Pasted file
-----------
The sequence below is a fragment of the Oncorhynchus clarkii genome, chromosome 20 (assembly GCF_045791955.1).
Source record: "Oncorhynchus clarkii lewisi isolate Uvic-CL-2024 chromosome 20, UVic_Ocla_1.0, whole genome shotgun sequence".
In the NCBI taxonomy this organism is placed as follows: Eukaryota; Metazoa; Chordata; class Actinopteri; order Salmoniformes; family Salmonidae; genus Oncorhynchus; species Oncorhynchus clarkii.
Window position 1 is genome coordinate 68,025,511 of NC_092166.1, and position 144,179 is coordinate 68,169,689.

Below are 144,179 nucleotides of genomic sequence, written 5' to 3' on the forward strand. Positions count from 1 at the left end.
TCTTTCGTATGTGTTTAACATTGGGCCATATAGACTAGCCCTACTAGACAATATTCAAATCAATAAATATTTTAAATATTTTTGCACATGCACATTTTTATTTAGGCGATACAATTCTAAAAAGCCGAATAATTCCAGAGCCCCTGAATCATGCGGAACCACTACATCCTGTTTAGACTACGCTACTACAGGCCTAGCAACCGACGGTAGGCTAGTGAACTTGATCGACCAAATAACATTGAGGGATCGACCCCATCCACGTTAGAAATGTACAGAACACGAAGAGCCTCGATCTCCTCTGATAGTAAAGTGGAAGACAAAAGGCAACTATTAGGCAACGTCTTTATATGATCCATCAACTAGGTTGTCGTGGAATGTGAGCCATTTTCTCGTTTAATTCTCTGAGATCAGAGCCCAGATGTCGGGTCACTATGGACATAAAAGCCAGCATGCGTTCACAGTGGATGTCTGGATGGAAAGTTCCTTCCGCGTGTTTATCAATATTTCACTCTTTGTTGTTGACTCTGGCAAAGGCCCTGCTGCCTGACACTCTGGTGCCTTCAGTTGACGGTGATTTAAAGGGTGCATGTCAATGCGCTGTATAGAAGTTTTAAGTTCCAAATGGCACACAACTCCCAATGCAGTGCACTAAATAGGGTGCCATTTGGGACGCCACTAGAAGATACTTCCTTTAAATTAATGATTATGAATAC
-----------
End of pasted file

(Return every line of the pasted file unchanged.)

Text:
The sequence below is a fragment of the Oncorhynchus clarkii genome, chromosome 20 (assembly GCF_045791955.1).
Source record: "Oncorhynchus clarkii lewisi isolate Uvic-CL-2024 chromosome 20, UVic_Ocla_1.0, whole genome shotgun sequence".
In the NCBI taxonomy this organism is placed as follows: Eukaryota; Metazoa; Chordata; class Actinopteri; order Salmoniformes; family Salmonidae; genus Oncorhynchus; species Oncorhynchus clarkii.
Window position 1 is genome coordinate 68,025,511 of NC_092166.1, and position 144,179 is coordinate 68,169,689.

Below are 144,179 nucleotides of genomic sequence, written 5' to 3' on the forward strand. Positions count from 1 at the left end.
TCTTTCGTATGTGTTTAACATTGGGCCATATAGACTAGCCCTACTAGACAATATTCAAATCAATAAATATTTTAAATATTTTTGCACATGCACATTTTTATTTAGGCGATACAATTCTAAAAAGCCGAATAATTCCAGAGCCCCTGAATCATGCGGAACCACTACATCCTGTTTAGACTACGCTACTACAGGCCTAGCAACCGACGGTAGGCTAGTGAACTTGATCGACCAAATAACATTGAGGGATCGACCCCATCCACGTTAGAAATGTACAGAACACGAAGAGCCTCGATCTCCTCTGATAGTAAAGTGGAAGACAAAAGGCAACTATTAGGCAACGTCTTTATATGATCCATCAACTAGGTTGTCGTGGAATGTGAGCCATTTTCTCGTTTAATTCTCTGAGATCAGAGCCCAGATGTCGGGTCACTATGGACATAAAAGCCAGCATGCGTTCACAGTGGATGTCTGGATGGAAAGTTCCTTCCGCGTGTTTATCAATATTTCACTCTTTGTTGTTGACTCTGGCAAAGGCCCTGCTGCCTGACACTCTGGTGCCTTCAGTTGACGGTGATTTAAAGGGTGCATGTCAATGCGCTGTATAGAAGTTTTAAGTTCCAAATGGCACACAACTCCCAATGCAGTGCACTAAATAGGGTGCCATTTGGGACGCCACTAGAAGATACTTCCTTTAAATTAATGATTATGAATAC